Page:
That is why gaming and feminine society, war and high office are so popular. It is not that they really bring happiness, nor that anyone imagines that true bliss comes from possessing the money to be won at gaming or the hare that is hunted: no one would take it as a gift.
What people want is not the easy peaceful life that allows us to think of our unhappy condition, not the dangers of war, nor the burdens of office, but the agitation that takes our mind off it and diverts us. That is why we prefer the hunt to the capture. That is why men are so fond of hustle and bustle; that is why prison is such a fearful punishment; that is why the pleasures of solitude are so incomprehensible.
That, in fact, is the main joy of being a king, because people are continually trying to divert him and procure him every kind of pleasure. A king is surrounded by people whose only thought is to divert him and stop him thinking about himself, because, king though he is, he becomes unhappy as soon as he thinks about himself. Thus men who are naturally conscious of what they are shun nothing so much as rest; they would do anything to be disturbed.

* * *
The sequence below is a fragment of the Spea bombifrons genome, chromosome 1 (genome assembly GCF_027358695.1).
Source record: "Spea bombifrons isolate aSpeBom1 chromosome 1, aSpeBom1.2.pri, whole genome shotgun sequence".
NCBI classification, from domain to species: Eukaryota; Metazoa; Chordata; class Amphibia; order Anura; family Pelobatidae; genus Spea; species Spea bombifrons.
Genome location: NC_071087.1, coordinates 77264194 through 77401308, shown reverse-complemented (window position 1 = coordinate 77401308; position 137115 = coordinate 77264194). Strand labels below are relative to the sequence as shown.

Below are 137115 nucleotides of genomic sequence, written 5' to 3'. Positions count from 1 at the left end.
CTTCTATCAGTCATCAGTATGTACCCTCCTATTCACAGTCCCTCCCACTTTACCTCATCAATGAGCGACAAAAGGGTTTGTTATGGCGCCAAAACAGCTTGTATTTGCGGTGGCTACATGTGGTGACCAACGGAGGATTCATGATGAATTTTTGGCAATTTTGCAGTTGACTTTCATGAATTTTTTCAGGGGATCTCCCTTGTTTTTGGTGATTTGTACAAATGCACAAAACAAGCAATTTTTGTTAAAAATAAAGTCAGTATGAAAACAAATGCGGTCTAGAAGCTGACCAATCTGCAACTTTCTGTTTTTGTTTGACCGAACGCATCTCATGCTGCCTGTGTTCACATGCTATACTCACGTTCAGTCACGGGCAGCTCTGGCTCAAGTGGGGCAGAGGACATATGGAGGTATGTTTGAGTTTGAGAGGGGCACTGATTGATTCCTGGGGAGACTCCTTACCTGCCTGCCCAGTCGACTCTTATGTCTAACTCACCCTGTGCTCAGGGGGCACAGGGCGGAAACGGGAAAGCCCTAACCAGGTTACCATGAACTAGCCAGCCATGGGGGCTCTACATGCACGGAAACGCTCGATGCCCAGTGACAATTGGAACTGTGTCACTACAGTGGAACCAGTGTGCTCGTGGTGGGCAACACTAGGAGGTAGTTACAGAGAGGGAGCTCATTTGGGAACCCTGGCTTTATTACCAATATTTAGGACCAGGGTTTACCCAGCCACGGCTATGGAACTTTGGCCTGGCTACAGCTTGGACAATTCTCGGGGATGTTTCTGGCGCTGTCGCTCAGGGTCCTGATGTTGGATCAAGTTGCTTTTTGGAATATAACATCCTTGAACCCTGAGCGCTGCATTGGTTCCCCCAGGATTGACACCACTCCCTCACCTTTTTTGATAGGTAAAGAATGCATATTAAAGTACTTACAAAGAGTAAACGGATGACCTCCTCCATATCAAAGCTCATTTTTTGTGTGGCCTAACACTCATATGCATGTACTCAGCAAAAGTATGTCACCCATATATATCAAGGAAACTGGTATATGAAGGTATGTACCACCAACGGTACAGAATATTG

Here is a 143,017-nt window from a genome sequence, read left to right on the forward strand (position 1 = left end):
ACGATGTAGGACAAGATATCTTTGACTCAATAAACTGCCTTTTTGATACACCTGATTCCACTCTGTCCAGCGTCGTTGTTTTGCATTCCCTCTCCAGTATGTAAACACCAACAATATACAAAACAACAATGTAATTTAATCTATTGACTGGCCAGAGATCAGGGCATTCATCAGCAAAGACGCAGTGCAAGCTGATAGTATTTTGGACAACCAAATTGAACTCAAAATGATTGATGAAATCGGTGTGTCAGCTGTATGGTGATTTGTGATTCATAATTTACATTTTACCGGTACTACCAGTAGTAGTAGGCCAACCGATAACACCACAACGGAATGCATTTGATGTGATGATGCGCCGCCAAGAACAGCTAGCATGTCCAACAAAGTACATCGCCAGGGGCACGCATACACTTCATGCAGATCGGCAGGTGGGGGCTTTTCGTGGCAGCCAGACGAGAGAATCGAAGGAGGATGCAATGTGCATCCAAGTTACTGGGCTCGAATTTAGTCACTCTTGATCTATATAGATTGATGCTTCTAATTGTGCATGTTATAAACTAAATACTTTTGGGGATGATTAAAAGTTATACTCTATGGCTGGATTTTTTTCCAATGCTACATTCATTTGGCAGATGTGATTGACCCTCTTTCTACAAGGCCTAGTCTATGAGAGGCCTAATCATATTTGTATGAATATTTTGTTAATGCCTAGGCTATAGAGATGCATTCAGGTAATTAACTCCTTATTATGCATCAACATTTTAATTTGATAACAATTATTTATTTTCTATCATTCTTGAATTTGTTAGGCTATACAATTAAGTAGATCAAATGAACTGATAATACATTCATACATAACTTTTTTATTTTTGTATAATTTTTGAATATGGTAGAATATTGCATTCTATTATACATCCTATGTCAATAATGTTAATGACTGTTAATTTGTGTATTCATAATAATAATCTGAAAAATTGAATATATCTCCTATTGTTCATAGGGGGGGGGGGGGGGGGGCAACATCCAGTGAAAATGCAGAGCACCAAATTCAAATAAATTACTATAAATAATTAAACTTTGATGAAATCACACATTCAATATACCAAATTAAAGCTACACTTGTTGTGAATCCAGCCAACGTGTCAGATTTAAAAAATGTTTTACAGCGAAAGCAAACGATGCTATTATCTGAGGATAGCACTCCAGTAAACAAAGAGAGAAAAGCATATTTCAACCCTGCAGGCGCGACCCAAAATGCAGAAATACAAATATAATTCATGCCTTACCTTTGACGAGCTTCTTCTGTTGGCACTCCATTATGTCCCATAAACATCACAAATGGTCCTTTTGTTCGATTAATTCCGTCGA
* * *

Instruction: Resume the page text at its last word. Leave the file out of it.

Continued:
When men are reproached for pursuing so eagerly something that could never satisfy them, their proper answer, if they really thought about it, ought to be that they simply want a violent and vigorous occupation to take their minds off themselves, and that is why they choose some attractive object to entice them in ardent pursuit. Their opponents could find no answer to that. They do not know that all they want is the hunt and not the capture. They think they genuinely want rest when all they really want is activity.
All our life passes in this way; we seek rest by struggling against certain obstacles, and once they are overcome, rest proves intolerable because of the boredom it produces. We must get away from it and crave excitement.
He must create some target for his passions and then arouse his desire, anger, fear, for this object he has created, just like children taking fright at a face they have daubed themselves.
However sad a man may be, if you can persuade him to take up some diversion he will be happy while it lasts, and however happy a man may be, if he lacks diversion and has no absorbing passion or entertainment to keep boredom away, he will soon be depressed and unhappy.